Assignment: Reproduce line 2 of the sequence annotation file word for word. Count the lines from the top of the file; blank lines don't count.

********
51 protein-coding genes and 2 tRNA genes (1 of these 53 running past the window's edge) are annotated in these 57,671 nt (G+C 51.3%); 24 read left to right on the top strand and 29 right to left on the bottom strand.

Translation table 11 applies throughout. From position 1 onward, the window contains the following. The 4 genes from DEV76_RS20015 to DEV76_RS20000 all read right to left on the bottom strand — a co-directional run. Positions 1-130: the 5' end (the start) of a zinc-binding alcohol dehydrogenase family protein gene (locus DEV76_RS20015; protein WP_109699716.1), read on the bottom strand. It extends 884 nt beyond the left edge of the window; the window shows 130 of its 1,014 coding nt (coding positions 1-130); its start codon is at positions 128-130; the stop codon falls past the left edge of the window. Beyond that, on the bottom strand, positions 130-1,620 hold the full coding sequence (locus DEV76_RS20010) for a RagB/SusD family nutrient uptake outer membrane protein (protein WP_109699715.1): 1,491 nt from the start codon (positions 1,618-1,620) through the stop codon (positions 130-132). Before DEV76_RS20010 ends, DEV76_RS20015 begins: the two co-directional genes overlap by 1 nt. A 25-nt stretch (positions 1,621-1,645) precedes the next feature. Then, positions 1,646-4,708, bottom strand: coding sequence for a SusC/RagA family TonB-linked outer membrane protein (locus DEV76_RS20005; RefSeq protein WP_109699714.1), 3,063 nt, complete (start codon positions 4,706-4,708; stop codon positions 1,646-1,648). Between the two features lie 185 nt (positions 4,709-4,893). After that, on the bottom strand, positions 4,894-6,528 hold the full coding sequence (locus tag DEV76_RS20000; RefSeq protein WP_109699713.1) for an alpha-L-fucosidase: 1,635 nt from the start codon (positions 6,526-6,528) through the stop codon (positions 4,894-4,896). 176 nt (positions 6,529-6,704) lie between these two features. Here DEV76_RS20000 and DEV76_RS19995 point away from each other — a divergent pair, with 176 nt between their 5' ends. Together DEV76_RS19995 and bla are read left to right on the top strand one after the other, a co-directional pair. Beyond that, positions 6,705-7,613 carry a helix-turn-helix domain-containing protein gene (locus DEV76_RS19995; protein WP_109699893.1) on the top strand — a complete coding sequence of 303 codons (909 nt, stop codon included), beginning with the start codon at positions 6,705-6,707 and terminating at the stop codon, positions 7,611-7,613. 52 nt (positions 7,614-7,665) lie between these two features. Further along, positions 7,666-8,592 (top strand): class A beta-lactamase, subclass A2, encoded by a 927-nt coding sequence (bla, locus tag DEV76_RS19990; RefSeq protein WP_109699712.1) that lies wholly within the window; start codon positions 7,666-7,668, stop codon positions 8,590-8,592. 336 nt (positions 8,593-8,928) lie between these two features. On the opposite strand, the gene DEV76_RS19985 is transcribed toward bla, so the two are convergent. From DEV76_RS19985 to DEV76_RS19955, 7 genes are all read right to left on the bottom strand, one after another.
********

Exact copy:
Translation table 11 applies throughout. From position 1 onward, the window contains the following. The 4 genes from DEV76_RS20015 to DEV76_RS20000 all read right to left on the bottom strand — a co-directional run. Positions 1-130: the 5' end (the start) of a zinc-binding alcohol dehydrogenase family protein gene (locus DEV76_RS20015; protein WP_109699716.1), read on the bottom strand. It extends 884 nt beyond the left edge of the window; the window shows 130 of its 1,014 coding nt (coding positions 1-130); its start codon is at positions 128-130; the stop codon falls past the left edge of the window. Beyond that, on the bottom strand, positions 130-1,620 hold the full coding sequence (locus DEV76_RS20010) for a RagB/SusD family nutrient uptake outer membrane protein (protein WP_109699715.1): 1,491 nt from the start codon (positions 1,618-1,620) through the stop codon (positions 130-132). Before DEV76_RS20010 ends, DEV76_RS20015 begins: the two co-directional genes overlap by 1 nt. A 25-nt stretch (positions 1,621-1,645) precedes the next feature. Then, positions 1,646-4,708, bottom strand: coding sequence for a SusC/RagA family TonB-linked outer membrane protein (locus DEV76_RS20005; RefSeq protein WP_109699714.1), 3,063 nt, complete (start codon positions 4,706-4,708; stop codon positions 1,646-1,648). Between the two features lie 185 nt (positions 4,709-4,893). After that, on the bottom strand, positions 4,894-6,528 hold the full coding sequence (locus tag DEV76_RS20000; RefSeq protein WP_109699713.1) for an alpha-L-fucosidase: 1,635 nt from the start codon (positions 6,526-6,528) through the stop codon (positions 4,894-4,896). 176 nt (positions 6,529-6,704) lie between these two features. Here DEV76_RS20000 and DEV76_RS19995 point away from each other — a divergent pair, with 176 nt between their 5' ends. Together DEV76_RS19995 and bla are read left to right on the top strand one after the other, a co-directional pair. Beyond that, positions 6,705-7,613 carry a helix-turn-helix domain-containing protein gene (locus DEV76_RS19995; protein WP_109699893.1) on the top strand — a complete coding sequence of 303 codons (909 nt, stop codon included), beginning with the start codon at positions 6,705-6,707 and terminating at the stop codon, positions 7,611-7,613. 52 nt (positions 7,614-7,665) lie between these two features. Further along, positions 7,666-8,592 (top strand): class A beta-lactamase, subclass A2, encoded by a 927-nt coding sequence (bla, locus tag DEV76_RS19990; RefSeq protein WP_109699712.1) that lies wholly within the window; start codon positions 7,666-7,668, stop codon positions 8,590-8,592. 336 nt (positions 8,593-8,928) lie between these two features. On the opposite strand, the gene DEV76_RS19985 is transcribed toward bla, so the two are convergent. From DEV76_RS19985 to DEV76_RS19955, 7 genes are all read right to left on the bottom strand, one after another.